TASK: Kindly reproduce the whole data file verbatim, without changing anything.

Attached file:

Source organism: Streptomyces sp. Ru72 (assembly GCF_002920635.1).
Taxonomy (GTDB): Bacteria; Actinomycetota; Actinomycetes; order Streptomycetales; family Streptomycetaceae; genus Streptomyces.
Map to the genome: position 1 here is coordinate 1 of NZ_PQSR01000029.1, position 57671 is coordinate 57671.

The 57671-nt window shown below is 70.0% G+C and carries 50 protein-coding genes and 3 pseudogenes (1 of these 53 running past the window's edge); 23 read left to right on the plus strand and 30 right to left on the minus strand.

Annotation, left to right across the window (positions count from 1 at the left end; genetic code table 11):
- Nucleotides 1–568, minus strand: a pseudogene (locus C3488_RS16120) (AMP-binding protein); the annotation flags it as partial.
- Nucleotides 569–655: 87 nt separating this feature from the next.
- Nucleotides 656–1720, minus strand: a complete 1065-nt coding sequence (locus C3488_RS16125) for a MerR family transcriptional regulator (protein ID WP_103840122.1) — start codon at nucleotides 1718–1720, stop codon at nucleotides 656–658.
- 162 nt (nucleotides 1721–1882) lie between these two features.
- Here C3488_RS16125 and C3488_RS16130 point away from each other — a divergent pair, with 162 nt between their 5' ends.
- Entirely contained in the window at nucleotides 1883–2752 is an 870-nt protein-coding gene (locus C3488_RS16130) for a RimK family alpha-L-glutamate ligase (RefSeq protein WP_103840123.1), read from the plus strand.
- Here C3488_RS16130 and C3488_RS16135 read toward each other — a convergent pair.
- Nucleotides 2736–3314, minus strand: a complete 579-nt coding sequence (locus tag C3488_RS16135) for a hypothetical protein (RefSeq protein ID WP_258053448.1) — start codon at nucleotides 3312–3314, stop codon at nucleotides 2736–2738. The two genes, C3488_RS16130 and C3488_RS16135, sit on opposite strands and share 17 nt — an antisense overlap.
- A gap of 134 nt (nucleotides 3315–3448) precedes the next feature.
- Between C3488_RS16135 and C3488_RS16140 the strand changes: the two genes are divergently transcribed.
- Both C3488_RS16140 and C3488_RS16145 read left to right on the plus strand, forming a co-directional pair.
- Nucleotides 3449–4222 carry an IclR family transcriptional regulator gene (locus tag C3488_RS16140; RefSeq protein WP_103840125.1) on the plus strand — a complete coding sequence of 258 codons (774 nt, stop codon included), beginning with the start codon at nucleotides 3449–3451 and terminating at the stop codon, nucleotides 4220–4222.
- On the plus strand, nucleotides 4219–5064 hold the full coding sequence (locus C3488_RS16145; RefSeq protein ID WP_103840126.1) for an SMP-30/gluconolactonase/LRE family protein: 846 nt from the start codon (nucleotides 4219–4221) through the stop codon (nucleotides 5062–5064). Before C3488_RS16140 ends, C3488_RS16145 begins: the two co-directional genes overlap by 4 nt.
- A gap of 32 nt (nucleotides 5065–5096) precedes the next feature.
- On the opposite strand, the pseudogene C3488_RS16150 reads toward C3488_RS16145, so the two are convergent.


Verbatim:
Source organism: Streptomyces sp. Ru72 (assembly GCF_002920635.1).
Taxonomy (GTDB): Bacteria; Actinomycetota; Actinomycetes; order Streptomycetales; family Streptomycetaceae; genus Streptomyces.
Map to the genome: position 1 here is coordinate 1 of NZ_PQSR01000029.1, position 57671 is coordinate 57671.

The 57671-nt window shown below is 70.0% G+C and carries 50 protein-coding genes and 3 pseudogenes (1 of these 53 running past the window's edge); 23 read left to right on the plus strand and 30 right to left on the minus strand.

Annotation, left to right across the window (positions count from 1 at the left end; genetic code table 11):
- Nucleotides 1–568, minus strand: a pseudogene (locus C3488_RS16120) (AMP-binding protein); the annotation flags it as partial.
- Nucleotides 569–655: 87 nt separating this feature from the next.
- Nucleotides 656–1720, minus strand: a complete 1065-nt coding sequence (locus C3488_RS16125) for a MerR family transcriptional regulator (protein ID WP_103840122.1) — start codon at nucleotides 1718–1720, stop codon at nucleotides 656–658.
- 162 nt (nucleotides 1721–1882) lie between these two features.
- Here C3488_RS16125 and C3488_RS16130 point away from each other — a divergent pair, with 162 nt between their 5' ends.
- Entirely contained in the window at nucleotides 1883–2752 is an 870-nt protein-coding gene (locus C3488_RS16130) for a RimK family alpha-L-glutamate ligase (RefSeq protein WP_103840123.1), read from the plus strand.
- Here C3488_RS16130 and C3488_RS16135 read toward each other — a convergent pair.
- Nucleotides 2736–3314, minus strand: a complete 579-nt coding sequence (locus tag C3488_RS16135) for a hypothetical protein (RefSeq protein ID WP_258053448.1) — start codon at nucleotides 3312–3314, stop codon at nucleotides 2736–2738. The two genes, C3488_RS16130 and C3488_RS16135, sit on opposite strands and share 17 nt — an antisense overlap.
- A gap of 134 nt (nucleotides 3315–3448) precedes the next feature.
- Between C3488_RS16135 and C3488_RS16140 the strand changes: the two genes are divergently transcribed.
- Both C3488_RS16140 and C3488_RS16145 read left to right on the plus strand, forming a co-directional pair.
- Nucleotides 3449–4222 carry an IclR family transcriptional regulator gene (locus tag C3488_RS16140; RefSeq protein WP_103840125.1) on the plus strand — a complete coding sequence of 258 codons (774 nt, stop codon included), beginning with the start codon at nucleotides 3449–3451 and terminating at the stop codon, nucleotides 4220–4222.
- On the plus strand, nucleotides 4219–5064 hold the full coding sequence (locus C3488_RS16145; RefSeq protein ID WP_103840126.1) for an SMP-30/gluconolactonase/LRE family protein: 846 nt from the start codon (nucleotides 4219–4221) through the stop codon (nucleotides 5062–5064). Before C3488_RS16140 ends, C3488_RS16145 begins: the two co-directional genes overlap by 4 nt.
- A gap of 32 nt (nucleotides 5065–5096) precedes the next feature.
- On the opposite strand, the pseudogene C3488_RS16150 reads toward C3488_RS16145, so the two are convergent.